It’s 8 am on a Saturday here and it feels like I’ve had a lie-in. My university self would be so confused. I’ve decamped to the living room with my blanket and a cup of tea (a smoky Russian loose leaf tea situation) and there’s pain au chocolat in the oven again. But instead of carrying my knitting through, I picked up my trusty project from the last few weeks: my crochet blanket.
(Detour on the pain au chocolat: people here call them chocolate croissant! I’ve spent 20 years here blithely ignoring that and just noticed. Do you call them that? And what do you call a chocolate croissant then? Sorry, for all the questions on a Saturday. )
Back to introducing you to my current fave, which incidentally might have been a fad roughly two years ago. The yarnhorder was making scrappy crochet blankets in her first episodes and I know Lucy of Attic24 has a fantastically informative pattern. Two years later, I realise they might be on to something. I think that sums up exactly how cool and with it I am. Luckily, the trend was a good one so it stands up to the test of time. None of this fast fashion for me!
This both is and isn’t my first crochet blanket. It is because I’ve never finished a blanket before and this is the exact yarn I used to start my first one but I ripped that blanket out. My first blanket was a granny square blanket that I started in 2014 when doing “the most important exams ever” (because that amount of pressure on teenagers is a good thing) and I needed something to do that wasn’t exams. It’s a great project for that as the squares are portable and there’s individual milestones that make you feel like you are getting somewhere even as you swim through the treacle of stress that is A-Levels.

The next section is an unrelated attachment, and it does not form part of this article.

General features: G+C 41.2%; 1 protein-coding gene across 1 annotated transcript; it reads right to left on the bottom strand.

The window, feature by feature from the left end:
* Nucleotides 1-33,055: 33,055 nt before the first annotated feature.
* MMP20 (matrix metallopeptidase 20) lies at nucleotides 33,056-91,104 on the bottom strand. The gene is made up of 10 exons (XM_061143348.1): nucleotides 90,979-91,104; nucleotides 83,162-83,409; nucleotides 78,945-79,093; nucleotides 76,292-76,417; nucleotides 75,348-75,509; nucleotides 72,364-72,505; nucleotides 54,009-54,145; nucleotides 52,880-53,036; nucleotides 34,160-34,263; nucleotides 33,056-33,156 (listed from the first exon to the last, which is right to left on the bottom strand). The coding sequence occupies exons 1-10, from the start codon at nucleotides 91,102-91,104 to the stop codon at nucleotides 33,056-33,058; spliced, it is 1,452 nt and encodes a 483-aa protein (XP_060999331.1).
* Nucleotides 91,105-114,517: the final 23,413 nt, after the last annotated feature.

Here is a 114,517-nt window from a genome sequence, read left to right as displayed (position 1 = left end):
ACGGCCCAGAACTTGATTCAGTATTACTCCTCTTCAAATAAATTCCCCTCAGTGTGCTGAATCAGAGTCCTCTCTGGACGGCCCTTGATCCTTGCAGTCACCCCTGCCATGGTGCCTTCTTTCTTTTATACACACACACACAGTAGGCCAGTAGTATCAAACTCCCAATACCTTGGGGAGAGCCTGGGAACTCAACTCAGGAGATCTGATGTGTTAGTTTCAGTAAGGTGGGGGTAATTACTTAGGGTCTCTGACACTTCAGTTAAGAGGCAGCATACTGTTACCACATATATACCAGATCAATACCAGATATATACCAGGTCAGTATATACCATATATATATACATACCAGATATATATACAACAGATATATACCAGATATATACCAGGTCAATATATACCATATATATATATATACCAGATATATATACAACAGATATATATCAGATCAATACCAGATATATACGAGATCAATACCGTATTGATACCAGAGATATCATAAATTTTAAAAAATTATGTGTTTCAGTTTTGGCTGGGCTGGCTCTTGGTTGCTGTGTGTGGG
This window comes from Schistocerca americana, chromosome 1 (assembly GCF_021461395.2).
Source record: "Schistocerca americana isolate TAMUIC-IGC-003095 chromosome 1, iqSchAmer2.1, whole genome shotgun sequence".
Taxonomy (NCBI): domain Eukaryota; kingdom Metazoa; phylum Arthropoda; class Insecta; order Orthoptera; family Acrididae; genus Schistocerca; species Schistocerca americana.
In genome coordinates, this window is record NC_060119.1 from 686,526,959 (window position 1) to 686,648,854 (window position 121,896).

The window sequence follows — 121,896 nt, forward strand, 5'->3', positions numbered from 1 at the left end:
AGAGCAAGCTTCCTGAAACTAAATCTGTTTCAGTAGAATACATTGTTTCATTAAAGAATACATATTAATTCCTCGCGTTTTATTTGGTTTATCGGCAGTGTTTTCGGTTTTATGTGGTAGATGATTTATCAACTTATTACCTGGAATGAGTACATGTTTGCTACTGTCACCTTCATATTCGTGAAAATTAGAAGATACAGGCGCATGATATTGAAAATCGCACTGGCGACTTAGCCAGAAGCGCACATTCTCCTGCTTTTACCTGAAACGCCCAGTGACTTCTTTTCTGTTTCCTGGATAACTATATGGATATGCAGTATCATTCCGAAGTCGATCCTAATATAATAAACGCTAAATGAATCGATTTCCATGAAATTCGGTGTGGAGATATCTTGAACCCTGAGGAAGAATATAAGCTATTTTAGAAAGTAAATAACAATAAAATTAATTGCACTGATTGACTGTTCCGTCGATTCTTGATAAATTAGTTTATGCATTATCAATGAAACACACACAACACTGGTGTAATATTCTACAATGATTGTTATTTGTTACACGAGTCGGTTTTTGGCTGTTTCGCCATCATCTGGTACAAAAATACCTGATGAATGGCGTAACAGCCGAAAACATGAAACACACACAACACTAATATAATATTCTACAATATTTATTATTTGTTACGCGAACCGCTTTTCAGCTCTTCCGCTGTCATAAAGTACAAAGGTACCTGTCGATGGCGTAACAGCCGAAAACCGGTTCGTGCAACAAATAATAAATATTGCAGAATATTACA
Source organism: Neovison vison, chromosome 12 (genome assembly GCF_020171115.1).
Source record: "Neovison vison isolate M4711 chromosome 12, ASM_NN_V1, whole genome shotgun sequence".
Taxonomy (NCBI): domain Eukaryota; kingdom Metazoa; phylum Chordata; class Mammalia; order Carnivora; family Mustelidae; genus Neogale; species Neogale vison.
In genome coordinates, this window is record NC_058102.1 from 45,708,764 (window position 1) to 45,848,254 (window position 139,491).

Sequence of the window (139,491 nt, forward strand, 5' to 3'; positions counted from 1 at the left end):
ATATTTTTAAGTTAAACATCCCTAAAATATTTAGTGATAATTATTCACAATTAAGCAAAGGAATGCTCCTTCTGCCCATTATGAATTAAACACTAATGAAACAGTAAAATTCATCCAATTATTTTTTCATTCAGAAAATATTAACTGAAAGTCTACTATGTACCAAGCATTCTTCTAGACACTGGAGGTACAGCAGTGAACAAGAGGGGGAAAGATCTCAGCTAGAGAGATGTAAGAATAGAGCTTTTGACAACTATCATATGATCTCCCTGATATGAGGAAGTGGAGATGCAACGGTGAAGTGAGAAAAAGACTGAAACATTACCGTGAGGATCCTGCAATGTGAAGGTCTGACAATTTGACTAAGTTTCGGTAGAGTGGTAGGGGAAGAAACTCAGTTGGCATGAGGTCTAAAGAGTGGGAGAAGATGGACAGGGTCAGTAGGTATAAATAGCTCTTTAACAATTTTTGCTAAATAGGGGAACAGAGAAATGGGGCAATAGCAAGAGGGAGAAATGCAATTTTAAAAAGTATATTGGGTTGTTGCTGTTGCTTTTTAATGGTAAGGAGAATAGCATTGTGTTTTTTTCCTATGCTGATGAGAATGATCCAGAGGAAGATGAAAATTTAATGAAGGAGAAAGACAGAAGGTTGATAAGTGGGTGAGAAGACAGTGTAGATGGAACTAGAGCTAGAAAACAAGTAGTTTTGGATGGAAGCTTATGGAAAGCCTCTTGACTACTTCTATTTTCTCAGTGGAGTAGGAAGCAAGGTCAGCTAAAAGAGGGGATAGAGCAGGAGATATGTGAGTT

There was just one problem and you can probably see it in the photos. My tension was all over the place. When I was just starting out my squares were enormous. By the time exams were happening and I was very stressed, my squares were 2/3rds the first ones size. I didn’t stop though and quite soon I had enough squares for a fairly decent sized blanket.
I started joining them together and maybe someone with skill at making a crochet blanket could have gotten it to work. But I didn’t know what I was doing. I got a decent way in, realised the blanket was lumpy, misshapen and probably wasn’t going to work and stopped. I thought I’d fix it later, and then wandered off to university where I did so much knitting my drawers now overflow slightly.
Three years later and back for Christmas, I found it in a tote bag just as I had left it. The years hadn’t made the blanket appear more salvageable to me but I looked at the yarn and wondered if I could make something new with it. I remembered how fun it was to crochet and how nice it would be to have another blanket around. I started ripping the old blanket out.
There have been some false starts. My first attempt at a foundation row was laughable. My dad sat on my wooden crochet hook and needless to say, it didn’t survive. I followed tutorials on how to do granny stripes and failed miserably. I left my blanket in another city to me for six months which is probably why you haven’t heard me talk about it before. It’s really been this summer where I’ve picked it back up.
It’s still a bit wonky. I’ve still not done much more crochet than this blanket and so I’m slow and my tension is still unsettled. The difference in tension between my first row that I did in December and the ones from this month has created a totally intentional ruffle. But when I look at it, I think it looks good. It’s easy to curl up and crochet a few stripes. Like when I was first crocheting this blanket, it feels like what I need this week. Work is interesting but feels new and alien and, well, a lot of work.
It’s a bit of a nerdy blanket in a quite subtle way. The stripes follow the digits of pi; starting with three rows in blue, then one in pink, then another four in blue and so on. I may have left my mathematics degree behind and gone into the crazy world of business but I’ve still got my number theory.
The cotton yarn (Rico Design Essentials Cotton DK) isn’t the softest and cosiest but it is light and tough and good to practice with. Maybe this will work as a back of the sofa light throw kind of blanket or maybe it’ll be useful as a bed covering. Right now, I’m enjoying making it.